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Perforated Stone Parapets - Assembling Elements of Gothic ballatorii

Vanja Kovačić ; Konzervatorski odjel Ministarstva kulture u Splitu

Puni tekst: hrvatski pdf 814 Kb

str. 26-40

preuzimanja: 1.543



Because of lifestyle changes and an influx of a number of tenants into Trogir palaces, their interior courtyards were partitioned and as such, they lost their original appearance with open galleries and loggias. Skillfully perforated stone parapets decorated with medallions and bars reduce the heaviness of the entire structure, while in the visual sense, the cutouts in stone with deep and dark plans create the effect of lightness. Because of the partition of former palaces, courtyards are often smaller, while the balconies of the galleries are dismantled, so the stone elements could be reutilized in other places. Some of the perforated parapets were found in the St Francis' Monastery on the waterfront in Split and Omiš, and they were recognized as the chancel slabs, although they were not found at the entrance of the sanctuary.
During the renovation of the former Pavlović house on the south-west side of the Narodni trg in Split, a fragment of a parapet with perforated quatrefoils was found. It was built in on the first floor of the inner courtyard of a building that had been partitioned in the 18th century. The parapet was shaped in the same way as the railings from Omiš, so the profiles of the medallion and pointed outlines of the quatrefoils fully match. In the example from Split, the right side of the pilaster with flutes filled in the lower part, and similar in shape to those on the gallery of the Small Cipiko palace in Trogir, was preserved. However, Trogir pilasters were carved separately from the stone railings and installed as monolithic, so called "capitani", while perforated slabs were added to their sides. Although dislocated over a wide area, Omiš parapets, as well as those from the St Francis' Monastery in Split, together with recently found Split fragment, could form a similar architectural whole of the inner courtyard. The parapets have almost completely been removed, as is the case with numerous stone elements of the demolished Communal and Duke's palace which had formed the northern side of the same square, and for the most part had been sold at auctions, or destroyed. Thanks to their friendship with Split's mayor Antonio Bajamonti, the Radman brothers enriched their collection with prestigious Gothic lapidarium after the demolition of the Split Communal palace.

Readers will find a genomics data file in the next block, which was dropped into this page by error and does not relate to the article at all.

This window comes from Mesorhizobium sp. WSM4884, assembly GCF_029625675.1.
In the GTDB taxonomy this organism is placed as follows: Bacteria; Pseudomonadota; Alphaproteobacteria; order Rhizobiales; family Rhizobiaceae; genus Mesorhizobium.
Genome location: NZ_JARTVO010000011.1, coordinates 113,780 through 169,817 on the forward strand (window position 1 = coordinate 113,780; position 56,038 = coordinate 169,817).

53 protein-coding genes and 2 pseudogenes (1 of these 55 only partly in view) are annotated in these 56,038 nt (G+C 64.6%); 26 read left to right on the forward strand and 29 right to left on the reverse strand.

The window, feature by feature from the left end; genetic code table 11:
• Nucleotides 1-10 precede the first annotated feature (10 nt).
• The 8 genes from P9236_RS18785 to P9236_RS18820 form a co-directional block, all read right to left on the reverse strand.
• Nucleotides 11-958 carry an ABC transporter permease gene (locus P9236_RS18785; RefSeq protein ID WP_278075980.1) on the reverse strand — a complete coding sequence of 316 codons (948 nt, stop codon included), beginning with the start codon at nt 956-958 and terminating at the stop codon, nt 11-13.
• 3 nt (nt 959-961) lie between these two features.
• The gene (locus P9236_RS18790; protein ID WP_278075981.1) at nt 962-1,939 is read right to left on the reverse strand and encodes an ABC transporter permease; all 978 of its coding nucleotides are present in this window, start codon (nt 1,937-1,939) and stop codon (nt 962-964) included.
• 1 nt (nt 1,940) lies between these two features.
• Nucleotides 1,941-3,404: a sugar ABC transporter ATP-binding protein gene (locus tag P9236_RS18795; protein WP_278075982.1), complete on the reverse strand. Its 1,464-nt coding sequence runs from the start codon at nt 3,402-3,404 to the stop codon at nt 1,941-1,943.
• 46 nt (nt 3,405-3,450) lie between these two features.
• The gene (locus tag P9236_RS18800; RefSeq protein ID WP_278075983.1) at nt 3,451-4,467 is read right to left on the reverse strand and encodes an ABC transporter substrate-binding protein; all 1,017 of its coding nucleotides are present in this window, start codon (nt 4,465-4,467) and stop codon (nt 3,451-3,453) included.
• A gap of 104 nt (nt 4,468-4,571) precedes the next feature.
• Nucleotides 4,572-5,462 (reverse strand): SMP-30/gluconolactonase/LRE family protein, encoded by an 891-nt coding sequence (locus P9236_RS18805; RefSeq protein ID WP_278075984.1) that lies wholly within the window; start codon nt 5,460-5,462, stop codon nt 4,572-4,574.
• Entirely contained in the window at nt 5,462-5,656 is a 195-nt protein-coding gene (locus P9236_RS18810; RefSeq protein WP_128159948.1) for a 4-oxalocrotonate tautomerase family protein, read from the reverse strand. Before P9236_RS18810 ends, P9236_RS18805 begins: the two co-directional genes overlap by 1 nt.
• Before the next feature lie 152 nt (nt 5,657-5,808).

By comparing decorations of perforated slabs on Trogir's monuments, we found the same motifs on the bell tower of the cathedral and the gallery of the Small Cipiko palace. On the western and eastern sides of the second floor of the bell tower, the tracery is shaped as a slanted grille with perforated quatrefoils of pointed leaves. On the south and northern sides, there are two rows of oculi with four-lobed shapes over the doublearched windows. A detailed analysis of the architectural concept of the ballatorium (ballatoio, ballatorio, ballatorium) is given by Nada Grujić, based on the archival material about Dubrovnik's palaces, together with the reconstruction of their appearances on the representative urban residential architecture. The Florentine terminological vocabulary of F. Baldinucci from 1681, gives us a detailed description of the word ballatorium: E come una strada alta situata o fuori delle facciate degli edifici, o nella parte di dentro annesso al muro de Cortili, con sponde atorno (It is like a high street situated on the outer side of the façade of a building, or partially on the inner wall of a courtyard when it is surrounded by parapets). So, this is not just about a building form that allowed walking on its outer side, but also around the inner courtyard, the same as on the Cipiko and Lucić palaces in Trogir.
Based on the documents from Zadar's archives, Cvito Fisković was the first to conclude that the gallery, or the ballatorium, is a prominent, either wooden or stone part of a house with a stairway, and he also added that there were also galleries inside houses, and that they were also called ballatorii. Their railings were often made as a series of small columns, but also as perforated slates for which we use terms parapetti straforati and apodium straforatum.
The best preserved Dalmatian ballatorii are in Trogir on both Cipiko palaces and in the courtyard of the Lucić palace alongside southern city wall. Perforated slabs were often used as railings for the chapels as it is mentioned in the contract for the building of blessed John of Trogir in St Lawrence's cathedral in Trogir, or the chapel of St Cross in the Franciscan church in the city of Hvar.
We have discussed the origin of these lightweight prefabricated structures during the 15th century through the shaping of ballatorii of the Gothic - Renaissance courtyards. Skilled craftsmen also applied perforated slabs in monumental religious architecture creating exceptional works on bell tower loggias. They expressed particular creativity in assembling stone elements with perforated parapets and decorative window tracery.

Ključne riječi

perforated parapets; gothic palaces; ballatorii

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